On September 3rd at 6pm EST we will be hosting an Instagram Live conversation with Hello Rooster on our page @honeyadultplay. Please join us to learn more about their work in activism and the ethical porn industry. 


Recently, I wrote an article that was published on Honey Adult Play regarding Erika Lust and her new film which has been shot whilst in quarantine. Lust has been recognized worldwide for her (seemingly) feminist and ethical erotic videos, which is exactly what I (and Honey Adult Play) aim to promote.


Shortly after publishing the article however, it was brought to my attention that Lust is currently being accused of sexual assault allegations. These allegations come from a former performer named Hello Rooster, whose pronouns are they/them. 


At the time of writing the article, I was unaware of this situation. Having learned of the sexual assault allegations, the article has now been removed, as I (and we, as a brand) of course do not want to promote this adult filmmaker. 


We are also working on ways in which our team can support survivors effectively through thorough research on the work, and the individuals that we highlight on our blog.


As this issue has now been brought to light, we thought we’d educate ourselves and share some information about the current situation, which has not yet been resolved. 


Regardless of this, we believe that it is solely up to the survivor to determine when a situation has been settled or resolved for them. 


As a brand, (and as individuals) we fully support Rooster as well as the #MeToo movement, and we want Honey Adult Play to be a safe, inclusive, and welcoming space for all.


Having said that, and after reading and researching, we’ve compiled a timeline of the accusations that are being made against Lust. This is an attempt for us to understand and to educate those who may not know about the situation.


  • Rooster, then 26 years old, was invited to do a scene for Lust in April 2017. This scene was guest directed by Olympe de G, and was a part of the film entitled, Don’t Call Me a Dick

  • Rooster accepted the invitation on the grounds that they could talk with their co-stars and crew about sexual boundaries, consent, and triggers beforehand. 

  • On the day of the shoot, Rooster alleges that they were not given any time to have this discussion, and that this request was dismissed and treated as insignificant. 

  • Olympe de G however, alleges that Rooster was given time for this discussion weeks in advance, and was given a storyboard of the expected shots ahead of time. She too claims that there was “plenty of time on the day of the shoot” for a discussion, and that Rooster did not request any time or engage in any conversation.

  • Rooster shared later that they did the scene feeling dissociated, which prompted them to bring their concerns to the director and Erika Lust Films. The director, one year later, publicly denies all claims being made against her.

  • In spring of 2018, Erika Lust, with the help of Rooster and others, created a document entitled, Guest Director’s Guide to Working with Performers in hopes of avoiding situations like this in the future.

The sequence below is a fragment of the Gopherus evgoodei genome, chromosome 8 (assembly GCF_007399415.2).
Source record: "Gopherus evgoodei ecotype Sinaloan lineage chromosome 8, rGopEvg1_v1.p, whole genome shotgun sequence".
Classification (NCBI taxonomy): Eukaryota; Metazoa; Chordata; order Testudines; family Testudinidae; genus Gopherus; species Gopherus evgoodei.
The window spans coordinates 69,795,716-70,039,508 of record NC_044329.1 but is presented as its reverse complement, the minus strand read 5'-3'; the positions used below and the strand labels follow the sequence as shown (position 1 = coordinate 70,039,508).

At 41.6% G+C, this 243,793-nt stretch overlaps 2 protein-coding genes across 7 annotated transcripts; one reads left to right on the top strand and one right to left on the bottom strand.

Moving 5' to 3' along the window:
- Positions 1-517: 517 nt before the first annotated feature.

• Later that year, Rooster’s allegations were said to have changed from boundary violations to unethical work practice and an abuse of power on the set of Don’t Call Me a Dick. Two months later, more allegations were made by Rooster, saying that they were sexually assaulted on-set.

  • In 2019, Lust makes a pledge to no longer work with Olympe, and a dialogue is attempted with Rooster after an apology is issued. Rooster’s lawyer reaches out to Lust in order to have an out-of-court settlement, which includes an apology and a large economic settlement. Lust declines.

  • Later that year, Rooster publishes a blog on their website which says that they were raped by Olympe while shooting a video entitled, Architecture Porn, filmed two years prior to Don’t Call Me a Dick. Rooster too alleges that Olympe had initiated practicing the scenes together before filming which, at the time, Rooster thought to be standard practice in the industry (it is not).

  • Rooster then publishes a note on their blog stating their sexual boundaries as a means to support the rape that happened on-set. 

  • Erika responds by removing the video, Architecture Porn, yet states that the performer's sexual boundaries are “always different for different film sets, especially depending on who the performer is performing with.” Erika also reveals that Rooster and Olympe were allegedly in a relationship at the time of filming Architecture Porn, and the boundaries that Rooster set for Don’t Call Me a Dick were not given for the film, Architecture Porn.

  • As of today, there is yet to be a legal resolution between Rooster and Lust.

Rooster commented on their experience and allegations by saying:


“Despite practicing, training and rehearsing for the scene—already a violation of protocol—and despite clarifying my sexual boundaries on the day of the shoot, my scene partner violated my consent and the boundaries, sexually assaulting me in the process of shooting ‘ethical porn.’ Now, I can still access and view my boundary violations and rape, as can any other viewers of the film, by searching for Erika Lust Films online. This is an aspect of sexual assault on set that is particular to porn production: performers can re-experience their assaults time and again, on any screen. My sexual assault is being advertised and sold for profit as ‘ethical porn.’”


Despite the lack of legal resolution, we will always support survivors. We aim to continue to educate ourselves to become a better and supportive brand for you, and we appreciate your feedback and honest opinion on topics that affect and matter to you, be it positive or negative. In this way, we too can grow and learn together.